Economic systems without free enterprise tend to have much more of the first two, and replaces (regulated) conflict with opression; competition between interests (i.e. conflict) means the average individual is not dependent on a small number of forces with extrordinarily high relative power over himself (i.e. fuedalism, communism, or even traditional Tibet, since you mentioned Monks, etc.).

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    resonance entropie's Avatar
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    Morality is possible in a capitalistic world. But your way to become rich will be stonier and more complicated. And the richness you'll achieve wont be money only.
    [URL]https://www.youtube.com/watch?v=tEBvftJUwDw&t=0s[/URL]

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    Probably Most Brilliant Craft's Avatar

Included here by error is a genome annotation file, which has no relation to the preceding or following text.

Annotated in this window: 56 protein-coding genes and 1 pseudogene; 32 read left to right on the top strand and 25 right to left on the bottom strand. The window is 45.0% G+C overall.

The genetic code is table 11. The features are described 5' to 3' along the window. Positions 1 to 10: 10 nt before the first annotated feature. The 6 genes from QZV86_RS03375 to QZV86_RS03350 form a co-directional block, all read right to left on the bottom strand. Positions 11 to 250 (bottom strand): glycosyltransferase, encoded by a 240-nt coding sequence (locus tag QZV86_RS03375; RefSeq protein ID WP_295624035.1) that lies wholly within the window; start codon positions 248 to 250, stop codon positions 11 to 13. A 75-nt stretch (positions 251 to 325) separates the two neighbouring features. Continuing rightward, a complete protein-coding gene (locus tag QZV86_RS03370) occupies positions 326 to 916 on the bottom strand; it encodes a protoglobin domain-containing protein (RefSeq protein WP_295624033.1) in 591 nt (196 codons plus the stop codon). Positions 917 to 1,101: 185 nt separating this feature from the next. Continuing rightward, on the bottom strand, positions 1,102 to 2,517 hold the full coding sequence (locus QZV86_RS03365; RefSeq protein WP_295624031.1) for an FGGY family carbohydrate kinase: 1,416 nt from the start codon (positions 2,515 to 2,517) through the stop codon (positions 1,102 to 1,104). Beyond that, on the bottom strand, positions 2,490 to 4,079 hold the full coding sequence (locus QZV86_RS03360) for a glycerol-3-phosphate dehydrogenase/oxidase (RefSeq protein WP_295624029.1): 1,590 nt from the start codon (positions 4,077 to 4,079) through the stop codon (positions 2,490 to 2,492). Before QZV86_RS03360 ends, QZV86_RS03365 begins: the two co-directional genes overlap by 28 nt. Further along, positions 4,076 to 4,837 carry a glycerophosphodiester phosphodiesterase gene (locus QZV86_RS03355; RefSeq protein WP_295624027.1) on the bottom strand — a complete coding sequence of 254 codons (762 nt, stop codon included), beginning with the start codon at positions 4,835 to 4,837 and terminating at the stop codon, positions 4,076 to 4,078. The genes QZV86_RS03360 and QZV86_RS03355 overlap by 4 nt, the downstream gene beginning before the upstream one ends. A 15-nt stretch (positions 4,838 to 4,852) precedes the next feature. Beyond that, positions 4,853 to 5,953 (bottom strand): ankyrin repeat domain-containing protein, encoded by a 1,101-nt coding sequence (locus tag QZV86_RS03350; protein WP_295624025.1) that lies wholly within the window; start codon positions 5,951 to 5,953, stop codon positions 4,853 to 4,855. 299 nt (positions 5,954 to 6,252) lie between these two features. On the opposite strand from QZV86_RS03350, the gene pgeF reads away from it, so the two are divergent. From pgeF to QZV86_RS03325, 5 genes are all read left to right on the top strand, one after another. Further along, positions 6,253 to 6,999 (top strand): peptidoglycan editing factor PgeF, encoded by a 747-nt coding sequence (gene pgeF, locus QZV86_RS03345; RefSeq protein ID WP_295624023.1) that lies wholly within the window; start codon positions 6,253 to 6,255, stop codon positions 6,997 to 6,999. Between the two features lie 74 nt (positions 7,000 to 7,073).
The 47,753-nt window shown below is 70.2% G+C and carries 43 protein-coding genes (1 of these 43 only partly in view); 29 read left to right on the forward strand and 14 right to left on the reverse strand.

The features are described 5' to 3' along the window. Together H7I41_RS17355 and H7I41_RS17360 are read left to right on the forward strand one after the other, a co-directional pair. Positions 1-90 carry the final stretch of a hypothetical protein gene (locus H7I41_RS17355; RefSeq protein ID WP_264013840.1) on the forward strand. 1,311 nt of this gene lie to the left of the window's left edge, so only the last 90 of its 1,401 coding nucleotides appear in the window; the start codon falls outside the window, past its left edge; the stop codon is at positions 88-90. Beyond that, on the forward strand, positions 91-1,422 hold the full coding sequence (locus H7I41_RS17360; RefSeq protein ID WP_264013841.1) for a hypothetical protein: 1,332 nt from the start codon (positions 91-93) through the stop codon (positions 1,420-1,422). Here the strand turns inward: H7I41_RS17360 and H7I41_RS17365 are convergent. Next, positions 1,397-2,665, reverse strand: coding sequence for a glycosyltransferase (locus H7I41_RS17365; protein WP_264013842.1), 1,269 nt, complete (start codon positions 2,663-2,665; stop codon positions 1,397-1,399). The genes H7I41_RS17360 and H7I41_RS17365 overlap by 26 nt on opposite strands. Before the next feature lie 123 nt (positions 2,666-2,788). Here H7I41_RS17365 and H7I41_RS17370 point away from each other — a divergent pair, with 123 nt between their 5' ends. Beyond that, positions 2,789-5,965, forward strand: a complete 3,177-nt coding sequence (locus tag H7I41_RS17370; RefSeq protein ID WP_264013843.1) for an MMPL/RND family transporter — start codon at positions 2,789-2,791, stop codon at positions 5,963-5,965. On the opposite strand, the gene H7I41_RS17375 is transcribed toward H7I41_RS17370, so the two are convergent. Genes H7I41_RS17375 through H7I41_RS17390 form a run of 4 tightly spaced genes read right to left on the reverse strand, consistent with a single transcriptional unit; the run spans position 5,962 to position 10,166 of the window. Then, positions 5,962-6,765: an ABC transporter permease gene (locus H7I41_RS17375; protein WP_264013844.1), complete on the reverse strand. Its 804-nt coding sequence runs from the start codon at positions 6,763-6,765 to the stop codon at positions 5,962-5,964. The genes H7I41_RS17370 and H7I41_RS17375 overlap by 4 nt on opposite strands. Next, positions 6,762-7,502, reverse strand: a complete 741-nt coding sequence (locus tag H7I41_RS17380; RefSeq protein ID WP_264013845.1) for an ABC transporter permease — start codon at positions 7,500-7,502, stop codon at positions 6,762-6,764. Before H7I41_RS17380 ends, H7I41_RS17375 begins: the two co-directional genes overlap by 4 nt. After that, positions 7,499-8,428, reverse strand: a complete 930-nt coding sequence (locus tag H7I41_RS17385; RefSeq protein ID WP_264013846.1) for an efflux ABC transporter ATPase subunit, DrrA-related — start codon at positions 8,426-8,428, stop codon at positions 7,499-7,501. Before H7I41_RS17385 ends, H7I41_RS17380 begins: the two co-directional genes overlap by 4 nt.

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    Quote Originally Posted by lowtech redneck View Post
    Economic systems without free enterprise tend to have much more of the first two, and replaces (regulated) conflict with opression; competition between interests (i.e. conflict) means the average individual is not dependent on a small number of forces with extrordinarily high relative power over himself (i.e. fuedalism, communism, or even traditional Tibet, since you mentioned Monks, etc.).
    Regardless of "free enterprise", often, in the "underdeveloped world", competition is regulated by the "elites" to the point of creating a system where there is both oppression AND conflict. The majority, the lower class, remains ignorant and stimulated.

  7. #7
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    From wikipedia:
    The four basic laws of supply and demand are
    If demand increases and supply remains unchanged then higher equilibrium price and quantity.
    If demand decreases and supply remains the same then lower equilibrium price and quantity.
    If supply increases and demand remains unchanged then lower equilibrium price and higher quantity.